in the Sky?
Observing Aerial Plankton
The American Heritage Dictionary defines plankton as "plant and animal
organisms, generally microscopic, that float or drift in great numbers in fresh
or salt water." But entomologists and people who study certain birds have
long known that some tiny insects and spiders drift through the sky in the
same way that plankton drifts in an ocean. These tiny bugs floating through
the air are called "aeroplankton" or "aerial plankton."
Ballooning Spiders Falling from the Sky
Jerome Rovner, a leading arachnologist (authority on spiders), told Journey
North, "Ballooning spiders indeed make up a large component of the
aerial plankton. Darwin noted a mass landing of spiders on THE BEAGLE
when 200 miles off the coast of South America. About 15 or so years ago,
some Californians panicked at the sight of mysterious--and probably alien!--material
falling from the sky (the silk threads of a major spider ballooning event)."
How Many Airborne Insects and Spiders?
entomologist, Dr. Gilbert Waldbauer, calculated that during daylight
in May, a volume of air 1 mile square extending from 20 feet above the
ground to an altitude of 500 feet contained 32 million arthropods! He
wrote that "This amounts to 6 arthropods per 10 cubic yards of air.
Ten cubic yards is quite a small space, about the size of a small clothes
closet." Dr. Waldbauer adds that the number of airborne insects
and spiders decreases the higher up you go, and notes that the creatures
in aerial plankton at night are only about half as numerous as those
during day. You must wonder: Why would there be more insects and spiders
floating in the air during daytime than at night? Click
here for the answer!
It's hard to identify the little creatures that make up aerial
plankton because they're so tiny. Scientists can collect them in traps
and sweep nets from airplanes. In 1926, the year before Charles Lindbergh
made his first famous flight across the Atlantic, some entomologists
at Tallulah, LA trapped insects in traps under the upper wing of a biplane!
Your class probably doesn't have access to an airplane, but there are
some ways you can observe aerial plankton. Enjoy the activities below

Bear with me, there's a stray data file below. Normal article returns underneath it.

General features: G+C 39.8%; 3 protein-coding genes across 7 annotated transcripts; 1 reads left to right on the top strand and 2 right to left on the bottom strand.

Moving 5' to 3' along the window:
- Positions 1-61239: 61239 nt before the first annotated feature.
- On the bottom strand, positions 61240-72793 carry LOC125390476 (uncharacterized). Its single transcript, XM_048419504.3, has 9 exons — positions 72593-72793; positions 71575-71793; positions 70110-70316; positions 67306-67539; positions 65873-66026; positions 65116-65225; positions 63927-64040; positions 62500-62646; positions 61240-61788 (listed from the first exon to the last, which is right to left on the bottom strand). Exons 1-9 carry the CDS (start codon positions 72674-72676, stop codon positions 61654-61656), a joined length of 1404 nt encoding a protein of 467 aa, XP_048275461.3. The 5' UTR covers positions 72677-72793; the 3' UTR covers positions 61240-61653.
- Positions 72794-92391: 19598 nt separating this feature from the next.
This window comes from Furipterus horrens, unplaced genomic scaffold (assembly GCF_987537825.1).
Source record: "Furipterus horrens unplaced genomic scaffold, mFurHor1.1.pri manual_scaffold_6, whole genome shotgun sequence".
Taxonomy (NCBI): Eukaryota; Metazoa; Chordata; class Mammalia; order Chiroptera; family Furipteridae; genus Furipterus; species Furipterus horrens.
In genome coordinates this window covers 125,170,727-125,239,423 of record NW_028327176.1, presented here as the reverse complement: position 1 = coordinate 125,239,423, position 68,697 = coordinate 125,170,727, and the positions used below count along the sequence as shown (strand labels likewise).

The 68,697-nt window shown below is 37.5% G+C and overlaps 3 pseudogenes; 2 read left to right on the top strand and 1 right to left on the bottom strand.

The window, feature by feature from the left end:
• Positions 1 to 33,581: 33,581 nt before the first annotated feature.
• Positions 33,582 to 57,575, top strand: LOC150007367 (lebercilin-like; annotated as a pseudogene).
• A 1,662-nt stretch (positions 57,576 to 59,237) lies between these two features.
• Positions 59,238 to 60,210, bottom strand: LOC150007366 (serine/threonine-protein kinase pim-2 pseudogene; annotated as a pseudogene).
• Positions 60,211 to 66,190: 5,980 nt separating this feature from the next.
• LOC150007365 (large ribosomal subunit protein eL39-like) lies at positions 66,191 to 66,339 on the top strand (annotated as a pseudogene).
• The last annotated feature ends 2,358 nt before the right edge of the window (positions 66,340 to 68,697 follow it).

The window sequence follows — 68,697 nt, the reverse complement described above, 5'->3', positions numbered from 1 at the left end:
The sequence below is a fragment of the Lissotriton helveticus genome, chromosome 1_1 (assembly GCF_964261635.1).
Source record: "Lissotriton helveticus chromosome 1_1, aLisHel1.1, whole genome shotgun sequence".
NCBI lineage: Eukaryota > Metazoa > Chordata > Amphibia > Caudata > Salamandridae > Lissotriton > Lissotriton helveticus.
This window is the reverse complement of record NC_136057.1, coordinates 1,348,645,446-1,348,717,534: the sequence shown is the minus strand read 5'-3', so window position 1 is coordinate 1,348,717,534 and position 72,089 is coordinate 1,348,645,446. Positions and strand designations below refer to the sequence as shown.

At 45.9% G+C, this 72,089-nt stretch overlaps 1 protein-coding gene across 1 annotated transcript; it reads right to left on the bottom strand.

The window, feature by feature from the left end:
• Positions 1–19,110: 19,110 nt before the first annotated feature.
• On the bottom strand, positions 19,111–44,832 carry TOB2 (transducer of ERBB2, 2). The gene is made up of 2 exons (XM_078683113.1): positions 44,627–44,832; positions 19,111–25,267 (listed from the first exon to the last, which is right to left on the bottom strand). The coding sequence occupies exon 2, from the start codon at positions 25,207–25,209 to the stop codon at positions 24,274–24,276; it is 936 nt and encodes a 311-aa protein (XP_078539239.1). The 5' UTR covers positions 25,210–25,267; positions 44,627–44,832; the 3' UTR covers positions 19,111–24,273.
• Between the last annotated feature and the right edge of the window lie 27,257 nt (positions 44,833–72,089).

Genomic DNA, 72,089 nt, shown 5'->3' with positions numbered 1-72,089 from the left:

as you watch for ballooning spiders and other aerial plankton.
This! Viewing Aeroplankton
at Night. Shine a flashlight into the dark sky and see what
flies and floats in its beam. You won't be able to identify
but will gain an idea of how many "flying specks" there
in daylight. Set up an insect net on a pole near the ground. For
comparison at a slightly higher altitude, set up an insect net out
the second floor window or higher. Some school buildings have flat
roofs that are safe to walk on; an adult may be able to set up an
insect net on a pole on the roof. See what gets trapped inside! If
you live in a city with any very tall buildings, a fire tower, or
some other tall structure, the building superintendent may allow
setting up the net there for another sample from an even higher altitude.
- If you
don't have a very fine-woven insect net, try making one! Pantyhose
provides a good fabric fine enough to trap very tiny insects and
spiderlings. Use a stretched-out metal coat hanger for a rim, and
sew pieces of pantyhose together to make the net. Or you can use
a whole pair of pantyhose as a silly-looking but effective net by
rolling the waistband onto the hanger. That long net can trap a lot
of aerial plankton! Orient the net so it billows out when the wind
blows toward it. Then the wind will sweep insects and ballooning
spiders into the net. Write or draw to record what you find!
For More. . .
Just how far can "floating" spiders travel with their balloons?
Read how Hawaii got its Happy Face spiders: